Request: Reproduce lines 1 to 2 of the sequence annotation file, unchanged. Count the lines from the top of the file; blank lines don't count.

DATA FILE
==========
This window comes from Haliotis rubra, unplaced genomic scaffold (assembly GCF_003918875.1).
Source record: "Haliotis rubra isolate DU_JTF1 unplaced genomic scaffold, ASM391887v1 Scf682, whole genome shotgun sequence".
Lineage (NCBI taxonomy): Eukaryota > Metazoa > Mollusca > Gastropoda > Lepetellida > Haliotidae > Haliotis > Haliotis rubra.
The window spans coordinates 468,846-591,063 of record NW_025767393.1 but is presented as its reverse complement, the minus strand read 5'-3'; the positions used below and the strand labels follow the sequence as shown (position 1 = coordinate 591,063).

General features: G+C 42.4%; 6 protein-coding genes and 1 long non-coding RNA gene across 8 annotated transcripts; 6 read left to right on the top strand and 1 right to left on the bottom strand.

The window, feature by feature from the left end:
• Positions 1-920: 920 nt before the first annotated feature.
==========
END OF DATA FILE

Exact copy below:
This window comes from Haliotis rubra, unplaced genomic scaffold (assembly GCF_003918875.1).
Source record: "Haliotis rubra isolate DU_JTF1 unplaced genomic scaffold, ASM391887v1 Scf682, whole genome shotgun sequence".